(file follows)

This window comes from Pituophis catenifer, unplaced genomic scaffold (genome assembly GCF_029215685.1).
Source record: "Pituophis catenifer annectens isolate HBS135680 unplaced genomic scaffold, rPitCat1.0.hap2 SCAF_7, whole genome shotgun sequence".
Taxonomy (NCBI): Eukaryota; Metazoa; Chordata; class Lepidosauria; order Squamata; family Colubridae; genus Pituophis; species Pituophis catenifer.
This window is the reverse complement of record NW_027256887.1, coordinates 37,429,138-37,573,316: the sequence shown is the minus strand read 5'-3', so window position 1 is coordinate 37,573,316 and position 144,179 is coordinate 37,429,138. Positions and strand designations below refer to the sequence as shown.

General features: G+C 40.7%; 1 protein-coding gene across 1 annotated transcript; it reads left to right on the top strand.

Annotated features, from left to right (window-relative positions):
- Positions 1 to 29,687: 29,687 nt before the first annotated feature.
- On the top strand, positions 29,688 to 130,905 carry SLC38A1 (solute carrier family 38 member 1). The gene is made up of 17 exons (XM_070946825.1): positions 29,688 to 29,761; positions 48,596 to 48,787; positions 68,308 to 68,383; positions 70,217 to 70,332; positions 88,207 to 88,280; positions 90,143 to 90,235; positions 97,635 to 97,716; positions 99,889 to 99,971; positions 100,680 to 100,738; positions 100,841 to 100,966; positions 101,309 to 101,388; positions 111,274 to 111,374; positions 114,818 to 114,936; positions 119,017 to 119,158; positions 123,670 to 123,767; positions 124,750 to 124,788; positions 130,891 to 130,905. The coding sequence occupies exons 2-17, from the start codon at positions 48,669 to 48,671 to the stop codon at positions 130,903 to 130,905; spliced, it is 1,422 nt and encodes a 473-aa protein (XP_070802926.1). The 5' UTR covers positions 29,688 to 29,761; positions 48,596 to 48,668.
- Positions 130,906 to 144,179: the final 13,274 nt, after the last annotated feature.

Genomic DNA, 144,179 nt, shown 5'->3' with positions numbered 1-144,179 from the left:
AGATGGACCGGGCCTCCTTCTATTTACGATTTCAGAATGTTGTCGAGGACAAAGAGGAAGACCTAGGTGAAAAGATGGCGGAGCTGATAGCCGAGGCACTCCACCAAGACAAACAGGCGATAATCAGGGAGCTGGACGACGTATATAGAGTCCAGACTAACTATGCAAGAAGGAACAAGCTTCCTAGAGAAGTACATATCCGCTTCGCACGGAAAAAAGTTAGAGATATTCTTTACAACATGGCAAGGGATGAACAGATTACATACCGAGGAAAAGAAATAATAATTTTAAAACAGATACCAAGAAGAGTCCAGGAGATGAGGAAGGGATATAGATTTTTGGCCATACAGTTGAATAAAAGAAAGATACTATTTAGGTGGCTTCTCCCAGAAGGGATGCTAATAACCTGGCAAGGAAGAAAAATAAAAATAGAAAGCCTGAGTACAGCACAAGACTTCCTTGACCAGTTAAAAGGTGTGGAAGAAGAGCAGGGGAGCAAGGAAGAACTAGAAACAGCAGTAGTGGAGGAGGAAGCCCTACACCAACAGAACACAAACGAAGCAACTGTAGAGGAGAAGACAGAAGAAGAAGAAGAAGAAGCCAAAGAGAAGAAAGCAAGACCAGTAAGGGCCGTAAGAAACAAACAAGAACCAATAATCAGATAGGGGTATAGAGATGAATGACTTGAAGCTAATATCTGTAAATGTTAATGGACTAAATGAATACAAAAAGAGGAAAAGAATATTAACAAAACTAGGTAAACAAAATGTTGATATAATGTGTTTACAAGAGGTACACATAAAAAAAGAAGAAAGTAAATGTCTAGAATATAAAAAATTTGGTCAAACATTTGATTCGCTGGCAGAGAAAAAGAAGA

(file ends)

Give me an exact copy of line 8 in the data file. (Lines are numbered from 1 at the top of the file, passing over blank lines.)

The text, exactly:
- On the top strand, positions 29,688 to 130,905 carry SLC38A1 (solute carrier family 38 member 1). The gene is made up of 17 exons (XM_070946825.1): positions 29,688 to 29,761; positions 48,596 to 48,787; positions 68,308 to 68,383; positions 70,217 to 70,332; positions 88,207 to 88,280; positions 90,143 to 90,235; positions 97,635 to 97,716; positions 99,889 to 99,971; positions 100,680 to 100,738; positions 100,841 to 100,966; positions 101,309 to 101,388; positions 111,274 to 111,374; positions 114,818 to 114,936; positions 119,017 to 119,158; positions 123,670 to 123,767; positions 124,750 to 124,788; positions 130,891 to 130,905. The coding sequence occupies exons 2-17, from the start codon at positions 48,669 to 48,671 to the stop codon at positions 130,903 to 130,905; spliced, it is 1,422 nt and encodes a 473-aa protein (XP_070802926.1). The 5' UTR covers positions 29,688 to 29,761; positions 48,596 to 48,668.